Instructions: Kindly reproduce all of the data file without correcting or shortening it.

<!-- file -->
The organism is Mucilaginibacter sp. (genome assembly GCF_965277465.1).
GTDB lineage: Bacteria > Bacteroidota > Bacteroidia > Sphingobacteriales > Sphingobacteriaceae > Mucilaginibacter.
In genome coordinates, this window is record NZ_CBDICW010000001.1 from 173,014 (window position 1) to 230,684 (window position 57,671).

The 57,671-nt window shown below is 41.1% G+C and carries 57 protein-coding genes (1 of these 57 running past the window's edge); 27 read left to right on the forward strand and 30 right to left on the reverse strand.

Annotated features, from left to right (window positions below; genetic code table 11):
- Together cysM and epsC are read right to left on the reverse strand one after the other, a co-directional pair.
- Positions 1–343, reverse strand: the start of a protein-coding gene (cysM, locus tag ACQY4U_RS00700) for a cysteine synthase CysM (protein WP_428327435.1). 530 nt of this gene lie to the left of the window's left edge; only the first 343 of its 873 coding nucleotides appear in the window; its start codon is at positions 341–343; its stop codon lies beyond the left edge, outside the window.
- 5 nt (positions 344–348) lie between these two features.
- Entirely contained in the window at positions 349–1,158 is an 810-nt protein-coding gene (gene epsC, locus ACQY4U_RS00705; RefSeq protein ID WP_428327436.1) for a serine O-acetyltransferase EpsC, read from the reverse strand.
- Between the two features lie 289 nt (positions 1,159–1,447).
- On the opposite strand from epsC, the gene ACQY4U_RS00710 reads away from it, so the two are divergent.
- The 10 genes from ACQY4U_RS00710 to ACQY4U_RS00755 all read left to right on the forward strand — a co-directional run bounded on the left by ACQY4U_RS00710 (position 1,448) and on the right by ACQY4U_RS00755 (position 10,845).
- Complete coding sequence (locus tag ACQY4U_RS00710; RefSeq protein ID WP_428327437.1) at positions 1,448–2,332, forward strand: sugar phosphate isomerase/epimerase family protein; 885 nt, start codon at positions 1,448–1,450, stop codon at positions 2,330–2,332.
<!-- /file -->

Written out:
The organism is Mucilaginibacter sp. (genome assembly GCF_965277465.1).
GTDB lineage: Bacteria > Bacteroidota > Bacteroidia > Sphingobacteriales > Sphingobacteriaceae > Mucilaginibacter.
In genome coordinates, this window is record NZ_CBDICW010000001.1 from 173,014 (window position 1) to 230,684 (window position 57,671).

The 57,671-nt window shown below is 41.1% G+C and carries 57 protein-coding genes (1 of these 57 running past the window's edge); 27 read left to right on the forward strand and 30 right to left on the reverse strand.

Annotated features, from left to right (window positions below; genetic code table 11):
- Together cysM and epsC are read right to left on the reverse strand one after the other, a co-directional pair.
- Positions 1–343, reverse strand: the start of a protein-coding gene (cysM, locus tag ACQY4U_RS00700) for a cysteine synthase CysM (protein WP_428327435.1). 530 nt of this gene lie to the left of the window's left edge; only the first 343 of its 873 coding nucleotides appear in the window; its start codon is at positions 341–343; its stop codon lies beyond the left edge, outside the window.
- 5 nt (positions 344–348) lie between these two features.
- Entirely contained in the window at positions 349–1,158 is an 810-nt protein-coding gene (gene epsC, locus ACQY4U_RS00705; RefSeq protein ID WP_428327436.1) for a serine O-acetyltransferase EpsC, read from the reverse strand.
- Between the two features lie 289 nt (positions 1,159–1,447).
- On the opposite strand from epsC, the gene ACQY4U_RS00710 reads away from it, so the two are divergent.
- The 10 genes from ACQY4U_RS00710 to ACQY4U_RS00755 all read left to right on the forward strand — a co-directional run bounded on the left by ACQY4U_RS00710 (position 1,448) and on the right by ACQY4U_RS00755 (position 10,845).
- Complete coding sequence (locus tag ACQY4U_RS00710; RefSeq protein ID WP_428327437.1) at positions 1,448–2,332, forward strand: sugar phosphate isomerase/epimerase family protein; 885 nt, start codon at positions 1,448–1,450, stop codon at positions 2,330–2,332.